DMA Acting CEO Linda Woolley’s announcement of the Data Driven Marketing Initiative at yesterday’s keynote was picked up by dozens of news outlets and recognized as a very positive rallying cry for the industry.
Here are just a few of the industry articles:
DIRECT MARKETERS FIGHT PRIVACY CONCERNS IN WASHINGTON. Direct marketers are planning a broad campaign to defend their multibillion-dollar business against attacks by privacy advocates and others in Washington that propose to restrict data mining both online and offline. The campaign, called the Data-Driven Marketing Institute, was announced yesterday during the Direct Marketing Association’s opening keynote address at its annual conference in Las Vegas. A million dollars or more will be devoted to the effort, which will include advocacy tactics, consumer education and research to “set the record straight and correct the mischaracterizations of what marketers do, whether online or offline,” said Linda Woolley, acting CEO and president of the DMA, during a press conference. The industry’s growth could be chilled if the government adopts what Woolley called “needless regulation or enforcement.” “There seems to be a lot of fear mongering that is inaccurate,” said Woolley. “I defy you to show me what harms have come from direct marketing. People would be marching on Congress if there was.” One of the first things the campaign has done is post a video showing how consumers expect, want and benefit from their personal information being used to target them with marketing messages. “We wanted the video to show the ways consumers are delighted by the use of their personal information day in and day out. It’s something they expect and want. It’s ingrained in their lives,” said Woolley, who expects the research the group plans to conduct will show consumers are happy with targeted marketing and “know exactly what the tradeoffs are.” Woolley acknowledged that privacy is a legitimate concern but dismissed the inference that companies would replicate the infamous Target example of marketing to a teenaged pregnant girl. “If you’ve got a brand to protect, you don’t want to be in that creepy zone,” she said. “When a marketer crosses the line, it sends a message to the rest of the community, and the marketplace corrects for that instantly. It’s self-correcting.”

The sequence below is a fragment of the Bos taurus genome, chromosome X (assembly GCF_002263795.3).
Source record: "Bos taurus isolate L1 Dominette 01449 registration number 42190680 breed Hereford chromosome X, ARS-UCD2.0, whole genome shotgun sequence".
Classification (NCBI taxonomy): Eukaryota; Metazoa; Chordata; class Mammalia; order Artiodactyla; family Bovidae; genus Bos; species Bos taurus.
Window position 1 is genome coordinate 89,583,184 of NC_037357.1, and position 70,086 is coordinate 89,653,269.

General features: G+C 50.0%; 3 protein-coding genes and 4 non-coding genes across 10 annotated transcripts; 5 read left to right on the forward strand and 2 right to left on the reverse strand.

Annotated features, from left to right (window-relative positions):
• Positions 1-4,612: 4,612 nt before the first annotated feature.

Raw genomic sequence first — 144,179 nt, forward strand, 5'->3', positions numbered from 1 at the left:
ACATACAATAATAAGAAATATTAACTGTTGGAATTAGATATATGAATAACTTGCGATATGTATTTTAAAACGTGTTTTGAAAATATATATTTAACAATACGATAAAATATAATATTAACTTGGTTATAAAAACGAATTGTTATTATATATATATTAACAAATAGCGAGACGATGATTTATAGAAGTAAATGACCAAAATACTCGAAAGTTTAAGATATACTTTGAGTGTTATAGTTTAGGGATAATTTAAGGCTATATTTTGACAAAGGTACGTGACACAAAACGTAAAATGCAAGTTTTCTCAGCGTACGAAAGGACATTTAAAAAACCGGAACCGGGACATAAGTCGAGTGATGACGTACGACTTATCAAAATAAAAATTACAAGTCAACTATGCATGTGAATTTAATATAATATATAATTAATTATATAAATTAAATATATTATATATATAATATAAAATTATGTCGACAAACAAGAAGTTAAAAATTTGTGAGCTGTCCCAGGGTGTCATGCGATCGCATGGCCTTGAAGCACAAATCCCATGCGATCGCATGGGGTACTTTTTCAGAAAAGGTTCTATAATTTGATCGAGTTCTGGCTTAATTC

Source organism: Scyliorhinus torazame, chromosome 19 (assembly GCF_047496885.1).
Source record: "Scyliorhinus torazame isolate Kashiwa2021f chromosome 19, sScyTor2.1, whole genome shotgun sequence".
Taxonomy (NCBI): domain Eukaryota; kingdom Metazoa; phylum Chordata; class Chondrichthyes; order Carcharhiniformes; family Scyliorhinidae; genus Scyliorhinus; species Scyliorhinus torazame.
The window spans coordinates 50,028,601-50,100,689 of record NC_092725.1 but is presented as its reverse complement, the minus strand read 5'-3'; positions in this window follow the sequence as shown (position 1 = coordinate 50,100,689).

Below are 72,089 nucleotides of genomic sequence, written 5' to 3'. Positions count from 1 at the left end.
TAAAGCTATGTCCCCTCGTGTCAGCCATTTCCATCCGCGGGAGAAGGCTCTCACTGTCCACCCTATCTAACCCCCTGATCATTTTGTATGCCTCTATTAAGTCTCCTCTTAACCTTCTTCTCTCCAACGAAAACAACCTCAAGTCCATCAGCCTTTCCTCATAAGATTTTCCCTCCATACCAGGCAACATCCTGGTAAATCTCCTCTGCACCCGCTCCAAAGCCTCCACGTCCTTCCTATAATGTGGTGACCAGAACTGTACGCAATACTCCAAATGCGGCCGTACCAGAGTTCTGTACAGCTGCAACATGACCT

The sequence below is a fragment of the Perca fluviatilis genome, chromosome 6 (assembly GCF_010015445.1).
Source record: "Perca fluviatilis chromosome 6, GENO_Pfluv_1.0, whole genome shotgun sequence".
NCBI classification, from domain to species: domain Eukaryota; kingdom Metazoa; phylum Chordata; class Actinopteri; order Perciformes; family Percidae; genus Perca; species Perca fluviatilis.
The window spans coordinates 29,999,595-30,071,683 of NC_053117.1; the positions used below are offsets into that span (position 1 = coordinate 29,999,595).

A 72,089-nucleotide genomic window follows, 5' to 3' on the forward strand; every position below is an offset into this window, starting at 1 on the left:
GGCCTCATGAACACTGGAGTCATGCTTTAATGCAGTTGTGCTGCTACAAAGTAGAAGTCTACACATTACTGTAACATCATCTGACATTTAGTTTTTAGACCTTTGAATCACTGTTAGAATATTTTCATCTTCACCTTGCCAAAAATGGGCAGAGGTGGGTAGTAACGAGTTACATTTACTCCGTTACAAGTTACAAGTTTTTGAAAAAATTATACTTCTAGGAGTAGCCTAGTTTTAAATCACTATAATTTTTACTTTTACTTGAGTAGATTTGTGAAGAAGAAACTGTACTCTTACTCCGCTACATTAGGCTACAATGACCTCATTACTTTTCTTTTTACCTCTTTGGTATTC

-Stephanie Miller, VP, Member Relations, The DMA